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If Qualcomm Stadium had feelings, it would have to be feeling like a rejected lover these days. Once a rallying point for the city’s faithful, one of the only things people now widely agree on is that they hate the current stadium; it’s too old, they say, too outdated, falling apart and ugly. Our Liam Dillon decided to have a look at what is actually wrong with the stadium. “The building isn’t in danger of falling down,” Dillon reports. “It’s just old and ragged.”
At worst, consultants have warned that some flaking concrete needs to be repaired before it does become a hazard. But otherwise, the items that top one consultant’s list has little to do with the football on the field. It’s stuff like replacing security cameras ($2.8 million) and plumbing ($12.1 million), along with an $11 million air ventilation system replacement.
• A lot of folks were worried that a huge pool of leaked fuel underneath the stadium would doom any redevelopment effort in Mission Valley. But it turns out a cleanup job may have done the trick. Lisa Halverstadt and NBC 7’s Artie Ojeda explain why the plume no longer looms large over a redevelopment effort in our most recent San Diego Explained.
• Redeveloping Mission Valley assumes the Chargers don’t leave for greener pastures in Los Angeles. The Post Game reports the Oakland Raiders would prefer to stay put in their own city as well, and they think they can privately fund a new (small) stadium to boot.
• A competing proposal to build a stadium in Inglewood has run into a snag with labor unions, the L.A. Times reports.
California Schools Want Better Grades
For a while, schools in California have had their performance graded in the same way students are graded: by test scores. But a vote by state officials on Wednesday suspended the use of the so-called API scores for another year. Those scores were calculated to quickly show how a school’s students measured up. Some school leaders complained the scores didn’t accurately reflect the “quality” of a school. Mario Koran reports on how the state is looking into a new school evaluation system that would also take other factors into account. “They could include measures for school climate, student engagement, [and] access to courses leading to college and careers,” Koran reports. Losing the scores is a challenge for charter schools that use them to entice parents.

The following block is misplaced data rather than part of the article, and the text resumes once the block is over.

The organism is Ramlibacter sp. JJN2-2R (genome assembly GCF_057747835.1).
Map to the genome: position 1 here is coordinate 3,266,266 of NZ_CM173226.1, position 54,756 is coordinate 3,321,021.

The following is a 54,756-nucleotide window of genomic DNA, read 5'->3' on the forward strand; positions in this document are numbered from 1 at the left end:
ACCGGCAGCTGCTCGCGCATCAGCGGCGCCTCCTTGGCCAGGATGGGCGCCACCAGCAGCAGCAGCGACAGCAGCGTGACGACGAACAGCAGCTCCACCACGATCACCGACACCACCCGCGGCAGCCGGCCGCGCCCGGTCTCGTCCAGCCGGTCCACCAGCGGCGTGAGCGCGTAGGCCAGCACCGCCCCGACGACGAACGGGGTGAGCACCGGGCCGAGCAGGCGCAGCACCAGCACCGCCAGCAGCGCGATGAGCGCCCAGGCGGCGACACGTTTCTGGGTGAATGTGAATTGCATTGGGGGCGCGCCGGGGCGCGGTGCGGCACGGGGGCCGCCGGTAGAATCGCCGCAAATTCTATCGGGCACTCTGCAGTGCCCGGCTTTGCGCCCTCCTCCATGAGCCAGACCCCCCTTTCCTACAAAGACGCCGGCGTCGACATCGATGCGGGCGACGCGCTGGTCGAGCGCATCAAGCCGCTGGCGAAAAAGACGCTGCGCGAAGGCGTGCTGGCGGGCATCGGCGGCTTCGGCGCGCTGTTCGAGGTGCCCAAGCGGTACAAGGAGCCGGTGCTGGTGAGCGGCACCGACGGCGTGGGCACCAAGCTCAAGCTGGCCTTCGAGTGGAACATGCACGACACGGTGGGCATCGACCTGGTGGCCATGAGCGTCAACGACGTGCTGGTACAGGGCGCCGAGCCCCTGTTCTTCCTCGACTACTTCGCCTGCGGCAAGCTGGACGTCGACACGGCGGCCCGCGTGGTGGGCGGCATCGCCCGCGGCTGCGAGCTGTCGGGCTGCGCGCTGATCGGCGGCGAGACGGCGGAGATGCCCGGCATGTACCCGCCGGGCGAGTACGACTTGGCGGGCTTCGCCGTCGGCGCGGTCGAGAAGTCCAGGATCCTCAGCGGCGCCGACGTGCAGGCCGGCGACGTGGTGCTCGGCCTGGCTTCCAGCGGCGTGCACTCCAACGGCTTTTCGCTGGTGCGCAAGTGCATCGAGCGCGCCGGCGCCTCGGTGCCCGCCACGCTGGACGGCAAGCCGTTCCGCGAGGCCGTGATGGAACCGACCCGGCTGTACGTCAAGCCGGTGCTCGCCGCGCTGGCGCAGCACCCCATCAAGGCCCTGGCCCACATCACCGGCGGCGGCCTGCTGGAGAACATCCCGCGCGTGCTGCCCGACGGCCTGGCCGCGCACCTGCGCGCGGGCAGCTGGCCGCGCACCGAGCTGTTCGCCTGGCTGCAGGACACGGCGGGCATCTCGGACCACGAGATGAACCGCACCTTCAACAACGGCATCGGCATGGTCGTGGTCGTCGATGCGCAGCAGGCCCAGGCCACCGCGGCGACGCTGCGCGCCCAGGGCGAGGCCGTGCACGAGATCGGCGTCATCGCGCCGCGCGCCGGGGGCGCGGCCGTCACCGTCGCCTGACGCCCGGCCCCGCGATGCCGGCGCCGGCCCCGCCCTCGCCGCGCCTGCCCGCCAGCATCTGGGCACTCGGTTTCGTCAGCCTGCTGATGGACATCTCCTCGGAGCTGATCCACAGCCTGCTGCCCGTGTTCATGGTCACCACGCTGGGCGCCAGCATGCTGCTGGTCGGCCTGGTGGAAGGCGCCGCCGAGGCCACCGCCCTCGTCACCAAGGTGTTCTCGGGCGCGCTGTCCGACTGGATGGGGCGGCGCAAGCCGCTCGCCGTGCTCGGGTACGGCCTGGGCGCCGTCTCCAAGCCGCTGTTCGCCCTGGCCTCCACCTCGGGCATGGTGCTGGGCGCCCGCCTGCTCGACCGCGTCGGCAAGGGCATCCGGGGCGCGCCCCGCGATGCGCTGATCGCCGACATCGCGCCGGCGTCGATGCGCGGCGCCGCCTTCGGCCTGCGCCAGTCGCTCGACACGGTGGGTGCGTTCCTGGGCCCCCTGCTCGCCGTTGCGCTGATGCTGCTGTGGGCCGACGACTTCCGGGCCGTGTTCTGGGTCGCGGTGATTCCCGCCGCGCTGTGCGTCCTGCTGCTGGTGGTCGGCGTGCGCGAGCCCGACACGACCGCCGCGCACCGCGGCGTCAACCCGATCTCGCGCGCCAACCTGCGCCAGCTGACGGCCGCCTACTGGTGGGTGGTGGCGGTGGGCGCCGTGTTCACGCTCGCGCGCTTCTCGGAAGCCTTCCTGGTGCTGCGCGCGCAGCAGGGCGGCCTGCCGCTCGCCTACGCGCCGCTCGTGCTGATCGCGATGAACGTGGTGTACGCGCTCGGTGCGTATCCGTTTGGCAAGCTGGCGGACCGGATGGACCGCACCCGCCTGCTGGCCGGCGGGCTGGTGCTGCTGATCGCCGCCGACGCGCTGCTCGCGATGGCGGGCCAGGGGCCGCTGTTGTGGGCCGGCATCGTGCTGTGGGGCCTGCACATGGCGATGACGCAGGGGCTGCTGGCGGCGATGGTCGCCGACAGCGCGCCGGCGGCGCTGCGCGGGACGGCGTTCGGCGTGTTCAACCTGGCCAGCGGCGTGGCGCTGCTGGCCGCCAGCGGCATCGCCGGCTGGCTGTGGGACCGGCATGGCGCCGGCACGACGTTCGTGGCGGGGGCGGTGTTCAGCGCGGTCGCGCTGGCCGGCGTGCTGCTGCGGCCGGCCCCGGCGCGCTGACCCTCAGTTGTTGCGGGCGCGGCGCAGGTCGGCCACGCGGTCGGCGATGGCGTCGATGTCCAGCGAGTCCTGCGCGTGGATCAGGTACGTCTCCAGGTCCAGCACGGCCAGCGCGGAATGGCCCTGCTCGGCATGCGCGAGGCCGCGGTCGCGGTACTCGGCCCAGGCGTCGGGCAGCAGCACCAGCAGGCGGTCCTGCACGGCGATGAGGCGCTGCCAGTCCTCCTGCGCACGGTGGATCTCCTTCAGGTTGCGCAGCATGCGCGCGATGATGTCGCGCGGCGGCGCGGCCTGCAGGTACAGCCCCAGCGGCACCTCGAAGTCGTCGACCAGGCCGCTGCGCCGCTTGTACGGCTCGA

• “API scores” are a good example of so-called “edu-speak,” which is what we call school-related jargon widely used in education circles that also happens to be impenetrable to the average parent. In an effort to pierce through all the mysteries of education, we’re launching a regular feature we’re calling The Learning Curve. “I’ve noticed a gap between many peoples’ values and their understanding when it comes to our schools,” Koran writes. “Send me your questions about how a school or district works,” he asks, or tweet them to @MarioKoran.
San Diego’s Top Revitalizer
A Morning Report exclusive: “The city has a new head of its Economic Development Department,” our Andrew Keatts reports. Erik Caldwell is now in charge of the department, which promotes community revitalization, in part by attracting new businesses or helping existing ones expand. Caldwell formerly worked with Mayor Jerry Sanders and also worked for Assemblyman Nathan Fletcher during his stint in Sacramento. The City Council last year passed a new long-term plan for economic development. Caldwell’s department is in charge of executing that vision.
Planning Our Way to Growth
Joe LaCava, chair of the Community Planners Committee, wrote in to explain why he’s concerned about the lack of a planning director at City Hall and the lack of public outreach when it comes to deciding the future of San Diego. “San Diego is at a crossroads in how to address the natural growth of our population,” LaCava writes. Without an organized effort to engage the public after a community’s plan has been adopted, many people will be unhappy when it comes time to act on the approved plan. “We need to hire a planning director who can lead that public messaging.”
News Nibbles: Wins for Legal Pot Shops
• Two of San Diego’s most prominent theaters, the Balboa and the Civic, are getting a new CEO. (KPBS)
• A group of marijuana advocates who sued to stop San Diego’s medical marijuana ordinance lost their lawsuit this week, KPBS reports. The group argued the ordinance didn’t comply with CEQA, California’s controversial environmental law that is often cited in lawsuits.
• Two more legal pot shops in San Diego have been approved. (U-T)
• The New York Times picks up on the sharp increase of starving sea lions that are washing up on the shores of California this year.
• San Diego’s public broadcasting affiliate, KPBS, has been shifting its focus to local content, including locally produced TV shows and podcasts. (CityBeat)
• The battle rages on in Encinitas over whether yoga is too religious to teach kids in school. (NBC 7)
• Sometimes you just really, really need a donut. (NBC 7)